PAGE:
‘Our expectations were that things probably weren’t going to get out of hand, but on the other hand if you consider a Government-level threat to sever electricity ties that would have meant hospitals being shut down,’ he said.
‘In other parts of the world if something like that happened to Iran or Russia or other countries, other states, that would be considered almost an act of war.’
Mr Thompson added: ‘The real hardship genuinely is on this side and I’m seeing my colleagues going out of business, fishermen that have done nothing else all their life, made a commitment to the industry since they were very young, having to sell their boats and walk away from the industry.’
He called for a ‘show of good faith from France’ in what is a ‘highly political’ situation affected by the repercussions of the Brexit referendum.
‘Jersey people didn’t even vote, didn’t even have the right to vote in Brexit. Everything that’s happened here in the way that we’ve become a third world state is entirely by default and it’s really unfortunate that we seem to be coming under the spotlight and being accused of using the Brexit scenario to our advantage when actually the opposite is true.’
The first physical standoff ensued yesterday when a flotilla of tiny French fishing vessels took to Jersey where two Royal Navy ships met them.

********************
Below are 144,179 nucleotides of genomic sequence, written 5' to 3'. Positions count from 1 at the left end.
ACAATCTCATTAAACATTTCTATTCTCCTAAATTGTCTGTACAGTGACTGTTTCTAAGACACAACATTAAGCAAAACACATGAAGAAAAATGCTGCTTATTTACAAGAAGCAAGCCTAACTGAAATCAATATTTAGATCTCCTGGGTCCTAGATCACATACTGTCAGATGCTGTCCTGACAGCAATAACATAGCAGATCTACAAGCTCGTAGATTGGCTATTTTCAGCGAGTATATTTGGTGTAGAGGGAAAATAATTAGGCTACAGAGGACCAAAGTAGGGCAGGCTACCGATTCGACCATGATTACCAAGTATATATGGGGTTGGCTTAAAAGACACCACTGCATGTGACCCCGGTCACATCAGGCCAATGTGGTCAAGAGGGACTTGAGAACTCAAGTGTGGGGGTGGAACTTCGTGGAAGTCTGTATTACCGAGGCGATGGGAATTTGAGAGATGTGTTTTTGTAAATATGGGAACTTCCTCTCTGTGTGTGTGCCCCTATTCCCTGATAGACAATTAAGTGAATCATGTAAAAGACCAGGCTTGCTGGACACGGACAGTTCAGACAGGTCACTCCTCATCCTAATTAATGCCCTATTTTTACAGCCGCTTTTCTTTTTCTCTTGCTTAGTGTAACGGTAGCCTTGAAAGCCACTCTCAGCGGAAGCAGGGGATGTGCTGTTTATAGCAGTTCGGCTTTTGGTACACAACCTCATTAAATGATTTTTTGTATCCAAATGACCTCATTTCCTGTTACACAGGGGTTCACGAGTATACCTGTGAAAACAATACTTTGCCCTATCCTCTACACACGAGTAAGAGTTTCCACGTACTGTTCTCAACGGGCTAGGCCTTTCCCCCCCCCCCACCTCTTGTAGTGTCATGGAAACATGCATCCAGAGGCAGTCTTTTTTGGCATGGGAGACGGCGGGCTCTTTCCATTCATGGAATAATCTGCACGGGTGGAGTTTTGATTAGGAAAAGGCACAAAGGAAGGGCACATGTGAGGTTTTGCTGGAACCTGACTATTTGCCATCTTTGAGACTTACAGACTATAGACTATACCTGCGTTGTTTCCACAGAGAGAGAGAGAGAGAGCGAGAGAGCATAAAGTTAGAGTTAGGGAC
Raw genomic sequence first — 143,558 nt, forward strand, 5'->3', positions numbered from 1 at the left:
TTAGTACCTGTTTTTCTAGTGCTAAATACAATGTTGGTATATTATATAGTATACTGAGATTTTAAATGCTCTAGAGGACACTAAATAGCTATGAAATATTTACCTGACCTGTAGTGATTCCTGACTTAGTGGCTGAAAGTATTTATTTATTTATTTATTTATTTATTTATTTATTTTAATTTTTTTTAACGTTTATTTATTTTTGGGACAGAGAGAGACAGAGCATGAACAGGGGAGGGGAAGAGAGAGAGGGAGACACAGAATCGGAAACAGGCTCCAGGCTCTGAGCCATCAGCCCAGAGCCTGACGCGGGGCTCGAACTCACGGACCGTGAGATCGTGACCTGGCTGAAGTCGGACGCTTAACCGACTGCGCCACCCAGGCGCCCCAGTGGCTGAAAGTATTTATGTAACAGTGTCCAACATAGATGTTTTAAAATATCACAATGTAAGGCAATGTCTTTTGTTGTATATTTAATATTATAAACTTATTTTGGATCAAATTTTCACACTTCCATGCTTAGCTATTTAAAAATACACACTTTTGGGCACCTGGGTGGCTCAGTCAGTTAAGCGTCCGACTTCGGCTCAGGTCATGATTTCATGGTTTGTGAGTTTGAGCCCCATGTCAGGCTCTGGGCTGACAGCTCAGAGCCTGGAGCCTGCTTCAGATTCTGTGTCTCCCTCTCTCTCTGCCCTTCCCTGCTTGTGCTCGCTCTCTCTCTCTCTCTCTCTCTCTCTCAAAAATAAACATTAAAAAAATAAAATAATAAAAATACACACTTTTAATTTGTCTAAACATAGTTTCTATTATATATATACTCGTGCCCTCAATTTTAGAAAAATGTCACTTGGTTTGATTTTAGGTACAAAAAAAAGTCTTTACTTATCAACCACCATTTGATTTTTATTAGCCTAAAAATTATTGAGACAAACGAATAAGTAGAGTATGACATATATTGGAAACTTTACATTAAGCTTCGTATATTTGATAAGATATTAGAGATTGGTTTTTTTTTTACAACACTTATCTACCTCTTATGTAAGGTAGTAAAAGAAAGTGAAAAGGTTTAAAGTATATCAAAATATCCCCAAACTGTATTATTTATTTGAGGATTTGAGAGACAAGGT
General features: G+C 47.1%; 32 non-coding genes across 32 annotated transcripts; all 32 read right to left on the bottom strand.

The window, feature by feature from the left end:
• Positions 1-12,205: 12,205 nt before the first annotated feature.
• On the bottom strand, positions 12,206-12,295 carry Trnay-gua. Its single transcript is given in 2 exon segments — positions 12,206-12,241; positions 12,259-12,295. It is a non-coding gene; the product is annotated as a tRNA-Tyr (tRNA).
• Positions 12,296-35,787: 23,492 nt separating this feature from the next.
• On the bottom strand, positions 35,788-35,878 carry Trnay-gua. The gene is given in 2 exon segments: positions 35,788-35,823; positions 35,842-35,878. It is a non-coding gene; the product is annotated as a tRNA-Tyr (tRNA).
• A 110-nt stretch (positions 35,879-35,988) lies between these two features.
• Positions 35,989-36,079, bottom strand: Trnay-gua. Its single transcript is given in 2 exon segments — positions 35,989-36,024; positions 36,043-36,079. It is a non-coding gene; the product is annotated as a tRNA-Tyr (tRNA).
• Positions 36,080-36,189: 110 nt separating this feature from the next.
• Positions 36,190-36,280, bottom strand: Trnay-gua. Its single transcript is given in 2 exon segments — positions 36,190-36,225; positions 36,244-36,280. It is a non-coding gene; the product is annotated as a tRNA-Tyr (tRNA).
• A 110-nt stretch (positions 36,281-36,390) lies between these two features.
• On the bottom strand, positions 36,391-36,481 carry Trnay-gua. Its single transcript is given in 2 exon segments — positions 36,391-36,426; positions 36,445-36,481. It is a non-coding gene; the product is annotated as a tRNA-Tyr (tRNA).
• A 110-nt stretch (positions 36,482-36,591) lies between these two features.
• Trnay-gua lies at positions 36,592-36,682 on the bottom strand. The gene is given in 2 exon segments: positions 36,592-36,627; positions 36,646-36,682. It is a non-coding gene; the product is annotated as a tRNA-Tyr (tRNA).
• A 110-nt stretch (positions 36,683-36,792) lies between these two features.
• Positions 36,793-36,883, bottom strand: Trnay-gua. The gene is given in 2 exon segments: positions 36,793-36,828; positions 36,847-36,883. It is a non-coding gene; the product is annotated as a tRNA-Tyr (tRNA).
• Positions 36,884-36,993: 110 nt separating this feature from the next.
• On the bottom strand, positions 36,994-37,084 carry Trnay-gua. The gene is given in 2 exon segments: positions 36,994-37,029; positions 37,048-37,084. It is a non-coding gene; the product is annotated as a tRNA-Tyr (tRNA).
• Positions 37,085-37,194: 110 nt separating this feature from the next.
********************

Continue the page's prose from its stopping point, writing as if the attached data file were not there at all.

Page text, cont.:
HMS Tamar and HMS Severn returned to the mainland today after the retreat by the French vessels.
But in a sign the row is far from over, the fishermen last night threatened to blockade Calais, saying they would stop British goods from entering the EU unless all of their boats were allowed to fish in Jersey’s waters.
Up to 8,500 trucks travel through the French port each day. Oliver Lepretre, chairman of the Northern France fisheries committee, said: ‘The fishermen are saying that if we don’t get what we want, we will go and block Calais.’
Mr Lepretre said a protest was possible ‘within a few days’ and trawlers from Normandy could carry out copycat action at the port of Cherbourg.
He said Eurocrats at the European Commission ‘needed to move their a***’ and trigger the retaliatory measures laid out in the Brexit agreement struck with Britain last year.
He added: ‘[The British] are blocking our boats by any means possible.’
A Government source hit back, saying: ‘The difficulties the French claim to have should be resolved by dialogue, not endless blockades.
‘We also have a newly ratified trade agreement with appropriate dispute resolution mechanisms if needed. This sort of disruption benefits no one.’
Britain is asking French trawlers to provide electronic tracking data from 2012 to 2016 to prove historical fishing links to British and Channel Islands waters.
But Mr Lepretre said many French vessels were not fitted with GPS technology at the time.
He added: ‘We knew that there would be problems with fishing. We said that a war would come from French fisheries.’
Mr Johnson said he was ‘pleased that the situation in Jersey has been resolved’. The Prime Minister thanked the Royal Navy for its ‘swift response’, adding: ‘The UK will always stand resolutely by the people of Jersey.’
Locals watch as French fishing boats leave Jersey waters following their protest in front of the port of Saint Helier, with a Royal Navy ship in the background
French fishermen said they were ready to restage the Battle of Trafalgar as they descended on the harbour this morning. But by 1.30pm navigation charts showed the armada had given in and was sailing back towards their home waters